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Cacadu
Tourism News
New dates for Scifest Africa
17 January 2011
 

 

 Scifest Africa director; Anja Fburie, has announced that the Grahamstown event will be rescheduled in 2011. Initially set for 23 to 29 March, in line with the practice of holding Scifest in the last few days of the first school term, the country's largest annual science gathering will now take place later in the year Fourie said rumours that next year's festival had been cancelled due to sponsorship withdrawals were not true.
The organisation is currently in discussions with sponsors, partners, contributors, educators and service providers about a new date for one of the biggest events on the Grahamstown calendar Fourie, who was appointed Scifest director from the beginning of October; says there seemed to be agreement on the dates 4 to 10 May 2011, but this could be confirmed only once sponsorship deals had been settled.
She said the rescheduling of the festival would allow Scifest Africa to implement a more secure sponsorship model.
"More important, the change of dates also presents us with the opportunity to review the role of the festival in the public awareness and engagement of science in South Africa, and to reposition and relaunch the festival in 2012." Fburie said the new dates for Scifest Africa would not cause major accommodation problems, because most visitors who llved within a 250km radius from Grahamstown were usually day visitors. Those from further afield were small groups and usually stayed in self-catering establishments or B&Bs.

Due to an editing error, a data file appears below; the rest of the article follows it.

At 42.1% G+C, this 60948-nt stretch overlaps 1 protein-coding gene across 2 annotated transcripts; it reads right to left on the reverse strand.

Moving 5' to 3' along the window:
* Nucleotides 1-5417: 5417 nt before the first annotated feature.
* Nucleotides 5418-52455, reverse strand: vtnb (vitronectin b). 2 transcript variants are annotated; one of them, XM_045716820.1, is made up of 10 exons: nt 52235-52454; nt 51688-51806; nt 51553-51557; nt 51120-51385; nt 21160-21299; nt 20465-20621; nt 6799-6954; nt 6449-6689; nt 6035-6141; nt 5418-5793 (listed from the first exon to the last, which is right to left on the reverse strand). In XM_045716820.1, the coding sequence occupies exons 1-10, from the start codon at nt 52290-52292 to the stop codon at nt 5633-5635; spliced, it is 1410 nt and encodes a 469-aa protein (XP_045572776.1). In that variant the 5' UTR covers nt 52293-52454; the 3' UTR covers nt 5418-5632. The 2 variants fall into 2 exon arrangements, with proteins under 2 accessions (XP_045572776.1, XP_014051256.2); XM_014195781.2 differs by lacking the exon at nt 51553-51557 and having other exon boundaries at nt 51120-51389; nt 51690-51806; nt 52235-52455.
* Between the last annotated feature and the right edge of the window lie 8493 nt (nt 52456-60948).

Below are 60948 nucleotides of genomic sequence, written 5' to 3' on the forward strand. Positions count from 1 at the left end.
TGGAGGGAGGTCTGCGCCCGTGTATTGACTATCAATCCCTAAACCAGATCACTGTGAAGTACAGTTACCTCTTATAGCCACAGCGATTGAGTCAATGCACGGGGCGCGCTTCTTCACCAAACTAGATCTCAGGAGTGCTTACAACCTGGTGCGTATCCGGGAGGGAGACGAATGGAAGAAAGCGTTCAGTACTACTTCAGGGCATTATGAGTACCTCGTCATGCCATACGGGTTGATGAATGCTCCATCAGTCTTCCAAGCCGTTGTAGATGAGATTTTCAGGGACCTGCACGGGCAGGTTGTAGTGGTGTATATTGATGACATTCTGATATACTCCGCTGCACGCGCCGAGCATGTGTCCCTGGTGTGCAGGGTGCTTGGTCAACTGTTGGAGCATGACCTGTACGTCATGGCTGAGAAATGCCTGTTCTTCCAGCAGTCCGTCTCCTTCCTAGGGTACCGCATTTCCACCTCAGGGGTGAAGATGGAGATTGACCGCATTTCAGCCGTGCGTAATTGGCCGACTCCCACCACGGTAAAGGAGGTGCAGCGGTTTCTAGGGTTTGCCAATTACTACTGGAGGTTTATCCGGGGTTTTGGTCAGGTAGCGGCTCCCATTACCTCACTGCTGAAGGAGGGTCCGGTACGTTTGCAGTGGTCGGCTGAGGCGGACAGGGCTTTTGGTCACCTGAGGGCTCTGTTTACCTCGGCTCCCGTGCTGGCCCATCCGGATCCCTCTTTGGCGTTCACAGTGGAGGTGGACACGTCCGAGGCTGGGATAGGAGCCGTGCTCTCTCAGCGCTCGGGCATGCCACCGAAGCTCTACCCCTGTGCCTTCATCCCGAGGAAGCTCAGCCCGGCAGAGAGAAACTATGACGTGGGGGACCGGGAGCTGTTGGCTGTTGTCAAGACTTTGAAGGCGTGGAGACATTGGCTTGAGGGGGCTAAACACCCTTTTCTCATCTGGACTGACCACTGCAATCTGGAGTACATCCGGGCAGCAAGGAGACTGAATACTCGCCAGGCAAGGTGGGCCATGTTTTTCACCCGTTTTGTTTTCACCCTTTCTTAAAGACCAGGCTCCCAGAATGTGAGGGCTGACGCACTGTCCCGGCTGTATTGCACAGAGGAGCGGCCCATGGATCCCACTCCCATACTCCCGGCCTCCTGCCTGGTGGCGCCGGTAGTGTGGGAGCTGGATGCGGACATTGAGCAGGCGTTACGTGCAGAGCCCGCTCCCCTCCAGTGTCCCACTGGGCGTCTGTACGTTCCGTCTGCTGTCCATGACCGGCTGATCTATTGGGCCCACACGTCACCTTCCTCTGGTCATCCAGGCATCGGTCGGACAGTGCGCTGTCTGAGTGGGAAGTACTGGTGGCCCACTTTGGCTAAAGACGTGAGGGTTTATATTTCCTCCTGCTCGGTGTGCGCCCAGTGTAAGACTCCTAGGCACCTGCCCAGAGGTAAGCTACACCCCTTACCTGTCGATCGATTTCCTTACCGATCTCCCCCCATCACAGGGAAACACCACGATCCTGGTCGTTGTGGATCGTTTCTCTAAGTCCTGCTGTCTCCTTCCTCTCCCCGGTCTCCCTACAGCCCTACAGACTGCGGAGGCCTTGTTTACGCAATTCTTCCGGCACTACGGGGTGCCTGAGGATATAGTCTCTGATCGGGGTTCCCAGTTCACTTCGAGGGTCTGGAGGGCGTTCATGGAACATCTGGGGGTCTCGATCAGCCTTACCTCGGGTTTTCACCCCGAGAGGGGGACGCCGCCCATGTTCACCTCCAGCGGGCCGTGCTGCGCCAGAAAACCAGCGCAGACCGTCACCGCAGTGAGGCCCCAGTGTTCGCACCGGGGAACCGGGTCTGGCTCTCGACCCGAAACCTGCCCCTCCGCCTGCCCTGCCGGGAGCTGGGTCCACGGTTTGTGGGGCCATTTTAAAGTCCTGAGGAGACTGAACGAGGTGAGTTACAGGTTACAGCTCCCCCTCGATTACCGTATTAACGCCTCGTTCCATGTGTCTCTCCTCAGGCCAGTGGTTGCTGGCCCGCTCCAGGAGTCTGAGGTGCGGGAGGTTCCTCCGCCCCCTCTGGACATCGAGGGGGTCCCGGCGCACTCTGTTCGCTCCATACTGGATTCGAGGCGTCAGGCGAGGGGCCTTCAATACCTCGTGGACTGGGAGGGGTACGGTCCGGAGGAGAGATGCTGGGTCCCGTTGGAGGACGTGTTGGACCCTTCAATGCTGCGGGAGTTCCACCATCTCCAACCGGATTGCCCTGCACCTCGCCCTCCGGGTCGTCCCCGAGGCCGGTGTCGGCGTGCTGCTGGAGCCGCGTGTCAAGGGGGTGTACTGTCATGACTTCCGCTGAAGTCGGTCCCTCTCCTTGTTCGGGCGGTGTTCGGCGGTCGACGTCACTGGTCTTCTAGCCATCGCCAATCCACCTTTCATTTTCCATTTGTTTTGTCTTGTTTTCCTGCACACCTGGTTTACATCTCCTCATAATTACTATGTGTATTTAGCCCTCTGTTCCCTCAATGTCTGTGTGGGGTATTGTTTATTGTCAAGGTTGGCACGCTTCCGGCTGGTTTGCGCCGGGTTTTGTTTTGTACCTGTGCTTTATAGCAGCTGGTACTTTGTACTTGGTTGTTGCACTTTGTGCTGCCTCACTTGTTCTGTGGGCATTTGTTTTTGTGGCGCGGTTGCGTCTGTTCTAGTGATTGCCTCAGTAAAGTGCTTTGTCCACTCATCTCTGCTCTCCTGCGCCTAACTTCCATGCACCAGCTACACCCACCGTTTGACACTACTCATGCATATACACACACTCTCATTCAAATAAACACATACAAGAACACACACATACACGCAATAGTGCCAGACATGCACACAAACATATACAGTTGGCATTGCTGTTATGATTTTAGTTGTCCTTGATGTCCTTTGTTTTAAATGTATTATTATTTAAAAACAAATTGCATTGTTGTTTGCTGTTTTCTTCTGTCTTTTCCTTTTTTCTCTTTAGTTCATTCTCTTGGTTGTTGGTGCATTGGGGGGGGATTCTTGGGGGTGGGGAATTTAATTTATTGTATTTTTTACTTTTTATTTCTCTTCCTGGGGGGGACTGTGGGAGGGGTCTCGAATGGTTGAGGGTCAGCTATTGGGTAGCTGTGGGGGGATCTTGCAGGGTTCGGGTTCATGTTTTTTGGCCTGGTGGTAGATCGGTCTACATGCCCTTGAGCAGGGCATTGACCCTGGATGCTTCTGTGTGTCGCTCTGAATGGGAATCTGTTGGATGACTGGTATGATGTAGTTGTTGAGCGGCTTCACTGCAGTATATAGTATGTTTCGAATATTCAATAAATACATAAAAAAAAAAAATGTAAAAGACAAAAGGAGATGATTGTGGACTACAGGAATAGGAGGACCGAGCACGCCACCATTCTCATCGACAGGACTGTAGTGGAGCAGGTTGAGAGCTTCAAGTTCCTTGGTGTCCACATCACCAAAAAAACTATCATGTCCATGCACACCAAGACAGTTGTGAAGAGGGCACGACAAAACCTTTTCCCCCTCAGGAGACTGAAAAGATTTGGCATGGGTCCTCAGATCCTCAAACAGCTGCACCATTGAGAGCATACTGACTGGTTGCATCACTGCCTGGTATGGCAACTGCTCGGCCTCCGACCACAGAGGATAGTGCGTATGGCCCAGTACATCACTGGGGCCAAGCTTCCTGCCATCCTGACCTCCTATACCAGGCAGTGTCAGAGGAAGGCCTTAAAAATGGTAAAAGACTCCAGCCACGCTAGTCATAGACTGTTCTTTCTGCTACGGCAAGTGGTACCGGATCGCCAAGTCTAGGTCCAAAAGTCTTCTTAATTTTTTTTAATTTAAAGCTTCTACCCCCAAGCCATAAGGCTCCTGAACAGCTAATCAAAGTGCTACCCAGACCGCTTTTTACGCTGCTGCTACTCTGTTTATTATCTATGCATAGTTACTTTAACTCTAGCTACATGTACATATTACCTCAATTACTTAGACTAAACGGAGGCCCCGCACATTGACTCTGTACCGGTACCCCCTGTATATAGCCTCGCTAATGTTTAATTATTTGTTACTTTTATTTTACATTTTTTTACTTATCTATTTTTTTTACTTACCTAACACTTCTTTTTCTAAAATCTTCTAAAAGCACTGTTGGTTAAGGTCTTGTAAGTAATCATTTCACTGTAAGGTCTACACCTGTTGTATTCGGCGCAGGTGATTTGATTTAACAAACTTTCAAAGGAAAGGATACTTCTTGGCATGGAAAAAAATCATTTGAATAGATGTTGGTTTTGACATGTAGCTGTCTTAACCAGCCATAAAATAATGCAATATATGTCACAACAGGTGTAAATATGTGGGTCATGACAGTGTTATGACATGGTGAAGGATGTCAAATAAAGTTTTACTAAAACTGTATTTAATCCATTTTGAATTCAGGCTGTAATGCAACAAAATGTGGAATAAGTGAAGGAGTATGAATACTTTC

She said there were also advantages to holding Scifest during the university term.
"Rhodes University is one of our major partners, not only because of its contribution to the Fringe programme, but also for logistical support, the production of SciCue, and the fact that we train and employ approximately 200 science students as Sciguides," Fourie said.
A range of problems precluded dates early in April, when Rhodes University had its annual graduation ceremonies and there were a number of public holidays, she said. At that time of the year; private schools, which usually made up a large part of the local audiences, were also on holiday. Dates later in the year ran into exams, mid-year holldays, the National Arts Festival, National Schools Festival, Highway Mrica, National Science Week, the 6th Science Centre World Congress, and Scifest Africa's regional festivals.
The only possible disruption to the dates in early May might
be the municipal elections, which will probably be in late April or early May. The dates for local elections will be announced early next year The theme for Scifest Mrica 2011 is ?Science across Cultures?. It will look at what makes us human, what makes us different, the universality of science, the contributions of different cultures (past and present) to the development of modern science, and indigenous knowledge systems. Scifest Africa will also form part of the official celebrations of the Unesco InternationalYear of Chem-
istry 2011. Fourie said everyone with whom they'd discussed the new proposed dates had confIrmed their attendance and offered their "resounding support".
She said that not only would regular contributors, such as Cape lbwn Science Centre, Fischertechnik, Rhodes University and the SA Weather Service, return, but the new dates had attracted new exhibitors, including ArcelorMittal, the South African National Defence Force and Sci-Enza Science Centre from the University of Pretoria.

 

 
 
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